A Family Affair

By Rodney David King

On a muggy afternoon in the Queen city, Charlotte North Carolina, some of basketball’s royal family gathered for a special reunion.

Oak Hill Academy, the prep hoops powerhouse from Mouth of Wilson, Virginia, held its first reunion basketball game this year in the new Charlotte Bobcats arena. Sponsored by Jordan Brand and SLAM magazine, the event brought together many of the stars that helped make the name Oak Hill Academy synonymous with hoops success to honor the school and its legendary coach, Steve Smith.

Completing his 22nd year at the helm of Oak Hill basketball, Smith has managed develop over 122 division 1 players, 22 McDonalds’ All-Americas and 20 NBA draftees during his time as coach. Some of those players like Rod Strickland, Jerry Stackhouse, Carmelo Anthony and Jeff McInnis joined him to help celebrate the tradition that Coach Smith started.

“This is our family,” said Stackhouse when asked what brought him to Charlotte for the game tonight. “I came to support Coach Smith. His family became like a family to me and a lot of other players because we were all so far away from home. His family became my family.”

That familial spirit is what brought out NBA veteran Rod Strickland. A far cry from his NBA days, Rod today sports a crop of salt and pepper hair, and his moves on the court aren’t as quick as they once were, but his memories of Coach Smith and what Oak Hill meant to his development as a player came to him in a snap. “I had to play against the best competition and with the best competition. It was like being in the streets and having to bring your best game everyday.”

The game itself featured a who’s who of college, former NBA, and amateur talent. Being that current NBA players weren’t allowed to play in the game, the pro talent took to the sidelines to act as honorary coaches.

The Red team was coached by Jerry Stackhouse, Jeff McInnis, Rajon Rondo, and Josh Smith, while the Yellow team was helmed by Carmelo Anthony (who should change his name to LL Cool C, the way the little girls in the crowd screamed every time he stood up to signal a play but that’s another story.)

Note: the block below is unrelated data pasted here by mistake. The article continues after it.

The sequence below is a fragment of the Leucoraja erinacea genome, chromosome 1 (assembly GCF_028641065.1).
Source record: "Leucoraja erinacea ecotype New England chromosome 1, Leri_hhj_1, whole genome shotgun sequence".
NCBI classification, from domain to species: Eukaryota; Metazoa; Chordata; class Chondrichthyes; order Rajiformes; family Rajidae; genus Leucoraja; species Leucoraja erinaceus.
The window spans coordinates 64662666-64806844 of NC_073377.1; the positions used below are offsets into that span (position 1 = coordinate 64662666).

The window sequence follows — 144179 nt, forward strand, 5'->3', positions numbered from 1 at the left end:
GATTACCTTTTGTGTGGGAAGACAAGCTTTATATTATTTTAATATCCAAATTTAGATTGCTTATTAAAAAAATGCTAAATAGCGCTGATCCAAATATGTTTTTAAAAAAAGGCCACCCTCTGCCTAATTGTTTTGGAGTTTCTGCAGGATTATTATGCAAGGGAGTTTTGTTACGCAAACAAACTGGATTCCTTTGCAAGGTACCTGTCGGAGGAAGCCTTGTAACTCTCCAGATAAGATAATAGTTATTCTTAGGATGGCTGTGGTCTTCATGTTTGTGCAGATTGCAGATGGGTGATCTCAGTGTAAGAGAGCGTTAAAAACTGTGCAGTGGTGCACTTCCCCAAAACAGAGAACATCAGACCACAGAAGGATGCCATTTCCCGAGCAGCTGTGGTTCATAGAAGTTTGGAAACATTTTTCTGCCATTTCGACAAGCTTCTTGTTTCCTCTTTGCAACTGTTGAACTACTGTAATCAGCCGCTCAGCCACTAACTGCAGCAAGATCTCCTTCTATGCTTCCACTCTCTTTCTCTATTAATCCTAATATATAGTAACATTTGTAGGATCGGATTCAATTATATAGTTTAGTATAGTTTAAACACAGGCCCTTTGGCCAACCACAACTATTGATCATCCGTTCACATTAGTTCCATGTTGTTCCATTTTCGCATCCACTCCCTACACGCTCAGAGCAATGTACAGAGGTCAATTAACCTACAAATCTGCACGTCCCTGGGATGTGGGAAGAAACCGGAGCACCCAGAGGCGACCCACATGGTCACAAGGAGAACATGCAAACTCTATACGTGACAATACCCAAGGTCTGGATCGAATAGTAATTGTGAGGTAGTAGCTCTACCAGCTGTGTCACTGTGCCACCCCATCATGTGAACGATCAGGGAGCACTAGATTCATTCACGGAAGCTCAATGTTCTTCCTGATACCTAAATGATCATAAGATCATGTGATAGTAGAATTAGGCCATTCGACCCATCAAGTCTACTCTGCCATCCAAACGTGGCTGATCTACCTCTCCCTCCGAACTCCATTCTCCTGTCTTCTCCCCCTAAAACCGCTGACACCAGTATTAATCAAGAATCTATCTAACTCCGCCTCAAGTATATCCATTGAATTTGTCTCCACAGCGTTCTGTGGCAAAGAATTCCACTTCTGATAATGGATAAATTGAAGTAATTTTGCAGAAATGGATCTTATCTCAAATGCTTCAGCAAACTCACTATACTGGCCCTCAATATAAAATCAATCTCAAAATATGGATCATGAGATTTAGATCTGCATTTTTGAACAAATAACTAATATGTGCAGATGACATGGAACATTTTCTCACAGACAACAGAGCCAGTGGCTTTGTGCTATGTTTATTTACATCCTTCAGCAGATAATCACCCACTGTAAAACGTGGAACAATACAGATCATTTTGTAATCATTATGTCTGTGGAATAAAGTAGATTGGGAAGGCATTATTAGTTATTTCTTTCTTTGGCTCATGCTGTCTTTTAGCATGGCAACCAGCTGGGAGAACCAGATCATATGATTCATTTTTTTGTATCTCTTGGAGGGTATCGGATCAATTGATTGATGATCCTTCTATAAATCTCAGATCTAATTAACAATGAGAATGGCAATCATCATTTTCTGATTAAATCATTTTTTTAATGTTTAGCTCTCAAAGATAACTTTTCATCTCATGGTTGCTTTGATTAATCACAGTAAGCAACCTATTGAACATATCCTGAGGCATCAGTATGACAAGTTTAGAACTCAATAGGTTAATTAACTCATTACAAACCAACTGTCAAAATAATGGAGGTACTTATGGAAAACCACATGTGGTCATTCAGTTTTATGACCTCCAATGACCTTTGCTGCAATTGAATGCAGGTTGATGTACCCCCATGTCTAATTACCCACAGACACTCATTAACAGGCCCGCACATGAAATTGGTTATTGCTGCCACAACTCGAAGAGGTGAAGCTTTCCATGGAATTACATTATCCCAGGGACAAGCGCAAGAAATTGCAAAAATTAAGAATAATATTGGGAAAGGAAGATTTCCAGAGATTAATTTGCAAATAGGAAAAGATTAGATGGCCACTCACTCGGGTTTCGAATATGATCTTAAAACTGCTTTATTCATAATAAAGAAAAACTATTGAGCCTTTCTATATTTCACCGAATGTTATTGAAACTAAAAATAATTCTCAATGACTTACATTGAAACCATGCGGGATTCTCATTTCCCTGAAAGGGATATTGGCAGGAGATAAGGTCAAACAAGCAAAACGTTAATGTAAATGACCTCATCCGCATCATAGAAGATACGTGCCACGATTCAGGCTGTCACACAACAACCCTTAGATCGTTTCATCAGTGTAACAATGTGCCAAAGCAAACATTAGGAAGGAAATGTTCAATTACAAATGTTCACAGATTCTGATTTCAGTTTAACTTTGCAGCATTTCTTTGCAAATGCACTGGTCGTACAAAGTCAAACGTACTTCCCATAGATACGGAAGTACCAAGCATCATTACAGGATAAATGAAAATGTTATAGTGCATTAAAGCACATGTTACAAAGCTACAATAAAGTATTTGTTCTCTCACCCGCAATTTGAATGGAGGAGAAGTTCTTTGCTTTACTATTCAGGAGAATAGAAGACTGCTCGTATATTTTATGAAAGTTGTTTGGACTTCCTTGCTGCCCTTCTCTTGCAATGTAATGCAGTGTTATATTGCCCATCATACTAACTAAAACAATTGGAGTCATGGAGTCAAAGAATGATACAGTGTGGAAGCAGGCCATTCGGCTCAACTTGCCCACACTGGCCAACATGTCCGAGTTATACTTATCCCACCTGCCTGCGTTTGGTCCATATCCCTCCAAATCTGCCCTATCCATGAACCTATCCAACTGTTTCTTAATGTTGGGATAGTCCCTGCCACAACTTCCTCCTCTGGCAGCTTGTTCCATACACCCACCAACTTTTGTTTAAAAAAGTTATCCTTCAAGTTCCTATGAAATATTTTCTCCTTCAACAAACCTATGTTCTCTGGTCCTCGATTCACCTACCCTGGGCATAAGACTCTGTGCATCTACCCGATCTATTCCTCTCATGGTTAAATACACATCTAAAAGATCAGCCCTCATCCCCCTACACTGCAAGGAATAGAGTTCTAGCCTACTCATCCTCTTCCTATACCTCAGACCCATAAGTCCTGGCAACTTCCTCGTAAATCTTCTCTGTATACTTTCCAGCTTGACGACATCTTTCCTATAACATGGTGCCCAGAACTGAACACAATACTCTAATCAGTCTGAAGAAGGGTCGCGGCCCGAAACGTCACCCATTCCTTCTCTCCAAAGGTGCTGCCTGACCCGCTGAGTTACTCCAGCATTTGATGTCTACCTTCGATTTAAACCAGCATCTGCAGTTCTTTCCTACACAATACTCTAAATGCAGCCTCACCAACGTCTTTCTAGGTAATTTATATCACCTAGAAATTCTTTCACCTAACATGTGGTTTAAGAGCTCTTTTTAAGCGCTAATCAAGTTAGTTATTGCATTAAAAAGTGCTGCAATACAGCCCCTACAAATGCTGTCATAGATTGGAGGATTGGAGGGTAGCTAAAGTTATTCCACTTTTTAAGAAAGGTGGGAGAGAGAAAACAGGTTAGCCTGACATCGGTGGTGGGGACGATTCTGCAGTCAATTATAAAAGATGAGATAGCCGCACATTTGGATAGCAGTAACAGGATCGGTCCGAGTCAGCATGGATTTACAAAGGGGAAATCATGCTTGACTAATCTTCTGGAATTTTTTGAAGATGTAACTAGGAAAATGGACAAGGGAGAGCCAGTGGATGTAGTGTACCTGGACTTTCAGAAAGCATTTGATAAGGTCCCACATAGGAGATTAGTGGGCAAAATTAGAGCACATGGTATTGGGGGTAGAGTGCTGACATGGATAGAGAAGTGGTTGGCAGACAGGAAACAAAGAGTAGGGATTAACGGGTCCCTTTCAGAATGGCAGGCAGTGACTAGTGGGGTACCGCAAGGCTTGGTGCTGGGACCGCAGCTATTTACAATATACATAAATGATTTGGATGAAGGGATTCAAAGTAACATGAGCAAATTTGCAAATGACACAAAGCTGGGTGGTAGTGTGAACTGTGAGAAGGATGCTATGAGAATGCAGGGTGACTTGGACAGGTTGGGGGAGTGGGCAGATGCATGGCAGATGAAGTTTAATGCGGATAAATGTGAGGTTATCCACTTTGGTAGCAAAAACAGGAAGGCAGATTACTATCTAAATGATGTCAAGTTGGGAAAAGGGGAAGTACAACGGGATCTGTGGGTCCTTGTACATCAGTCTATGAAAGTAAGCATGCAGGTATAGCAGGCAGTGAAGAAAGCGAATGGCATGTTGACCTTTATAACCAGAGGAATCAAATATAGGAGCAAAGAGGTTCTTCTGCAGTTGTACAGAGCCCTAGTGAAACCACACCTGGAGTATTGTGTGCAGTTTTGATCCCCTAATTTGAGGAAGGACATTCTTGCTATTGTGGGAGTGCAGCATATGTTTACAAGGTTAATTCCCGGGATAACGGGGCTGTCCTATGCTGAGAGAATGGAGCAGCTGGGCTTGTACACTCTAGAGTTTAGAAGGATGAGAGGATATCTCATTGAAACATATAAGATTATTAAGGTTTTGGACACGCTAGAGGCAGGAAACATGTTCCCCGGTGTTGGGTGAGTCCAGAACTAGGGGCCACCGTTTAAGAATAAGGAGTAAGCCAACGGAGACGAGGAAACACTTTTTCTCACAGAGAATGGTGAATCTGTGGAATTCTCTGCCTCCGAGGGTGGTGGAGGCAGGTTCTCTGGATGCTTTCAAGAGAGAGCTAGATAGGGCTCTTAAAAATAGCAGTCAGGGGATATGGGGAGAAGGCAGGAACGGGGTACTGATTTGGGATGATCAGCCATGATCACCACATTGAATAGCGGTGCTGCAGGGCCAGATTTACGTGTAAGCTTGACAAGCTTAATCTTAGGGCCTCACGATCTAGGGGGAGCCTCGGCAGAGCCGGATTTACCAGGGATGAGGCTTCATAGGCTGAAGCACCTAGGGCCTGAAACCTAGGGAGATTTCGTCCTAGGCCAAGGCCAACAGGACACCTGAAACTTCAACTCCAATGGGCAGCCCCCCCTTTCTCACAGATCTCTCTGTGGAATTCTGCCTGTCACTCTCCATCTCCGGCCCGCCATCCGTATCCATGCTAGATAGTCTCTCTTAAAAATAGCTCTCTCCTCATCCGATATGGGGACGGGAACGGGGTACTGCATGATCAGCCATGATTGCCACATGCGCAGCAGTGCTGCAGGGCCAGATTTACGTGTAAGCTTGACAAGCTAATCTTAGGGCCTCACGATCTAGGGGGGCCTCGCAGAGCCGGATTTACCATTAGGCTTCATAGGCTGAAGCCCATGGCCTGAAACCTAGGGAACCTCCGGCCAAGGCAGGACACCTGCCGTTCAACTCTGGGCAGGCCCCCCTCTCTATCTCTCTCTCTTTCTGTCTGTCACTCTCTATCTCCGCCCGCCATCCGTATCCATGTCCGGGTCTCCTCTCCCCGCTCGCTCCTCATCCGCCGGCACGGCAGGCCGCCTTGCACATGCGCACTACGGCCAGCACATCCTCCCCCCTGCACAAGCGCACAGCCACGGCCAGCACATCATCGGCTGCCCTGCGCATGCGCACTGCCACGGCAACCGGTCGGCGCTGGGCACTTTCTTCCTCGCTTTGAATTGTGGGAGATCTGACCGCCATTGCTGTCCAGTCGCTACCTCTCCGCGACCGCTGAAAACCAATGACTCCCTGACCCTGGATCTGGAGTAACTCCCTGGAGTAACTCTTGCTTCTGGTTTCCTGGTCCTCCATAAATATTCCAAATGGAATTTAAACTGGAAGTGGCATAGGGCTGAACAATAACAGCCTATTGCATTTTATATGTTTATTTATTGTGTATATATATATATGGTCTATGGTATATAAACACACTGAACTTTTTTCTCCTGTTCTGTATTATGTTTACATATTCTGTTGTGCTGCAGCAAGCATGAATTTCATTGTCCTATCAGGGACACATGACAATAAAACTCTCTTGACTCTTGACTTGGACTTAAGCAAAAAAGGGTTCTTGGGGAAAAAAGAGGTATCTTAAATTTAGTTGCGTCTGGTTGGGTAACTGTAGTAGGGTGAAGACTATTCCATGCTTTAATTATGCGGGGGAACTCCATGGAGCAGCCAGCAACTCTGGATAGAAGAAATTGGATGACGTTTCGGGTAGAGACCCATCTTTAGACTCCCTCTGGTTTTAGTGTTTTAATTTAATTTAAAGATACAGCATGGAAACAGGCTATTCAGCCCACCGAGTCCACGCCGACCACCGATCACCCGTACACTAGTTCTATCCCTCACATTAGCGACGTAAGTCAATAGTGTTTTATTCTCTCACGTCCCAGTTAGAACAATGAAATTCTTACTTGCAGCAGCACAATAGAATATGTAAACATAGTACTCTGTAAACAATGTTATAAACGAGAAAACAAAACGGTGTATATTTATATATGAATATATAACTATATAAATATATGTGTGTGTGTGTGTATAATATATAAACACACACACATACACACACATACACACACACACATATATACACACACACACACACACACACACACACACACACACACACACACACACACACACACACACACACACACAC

The Gold team, led on the court by North Carolina’s current point god Tywon Lawson and Charlotte native and Clemson star KC Rivers, jumped out to an early 7-0 lead before John “Helicopter” Humphrey stopped the bleeding for the red team with back to back alley-oops.

But that was just the beginning! By the end of the first half, the red team was down by 23 points. When asked what Coach Smith would tell his players after getting a beat down like that in the first half, Jeff joked, “He’d tell us to keep playing. We’ve got too much talent out there. Besides, our team is full of old guys, we have to get them in shape.”

Among the old guys on the red roster was former Virginia standouts Curtis Staples and Junior Burroughs, former Arizona/Kansas/Hutchinson JC star Ben Davis, Kevin Lyde and Cory Alexander.

The yellow team featured University of Louisville’s Luke Whitehead, Justin Gray, Tarik Turner, and current Oak Hill star and soon to be Duke legend Nolan Smith.

After the first half, a dunk contest was held where John Humphrey took home the trophy despite missing several dunks a la Nate Robinson. The highlight of halftime was when former greats Ron Mercer, Carmelo Anthony, Josh Smith, Jeff McGinnis, Rod Strickland and the schools first legitimate star Calvin Duncan were all inducted into the Oak Hill hall of fame. When asked how it felt to go into the ring of honor, Strick said, “It’s an honor just to be mentioned with some of these names. I’ve been playing for a long time, and to be recognized at all is a great feeling.”

After the halftime festivities, the game resumed, and the Gold team continued to take it to the Red team. But the efficient work of Kevin Lyde down low going off for 20 points and making all his field goals, kept the red team alive as they fought to tie the game as the 3rd quarter came to an end.

As the fourth quarter opened up Charlotte native KC Rivers came alive, no thanks to coaches Stackhouse and McGinnis. After jaw jacking with Stack and Jeff about who’s national championship team would beat the other, with Stack and McGinnis laughing at the thought that Rivers 2004-2005 team could hang with their 92-93 team, (For the record, I’m with Stack here, that 92-93 team was loaded) Rivers went on a barrage of his own that kept the yellow team alive and with the lead.

But by the time the buzzer sounded, the gold team would be victorious. The score was the least important aspect of the night. This was a night about teammates and friends who came to support a great coach and a great program.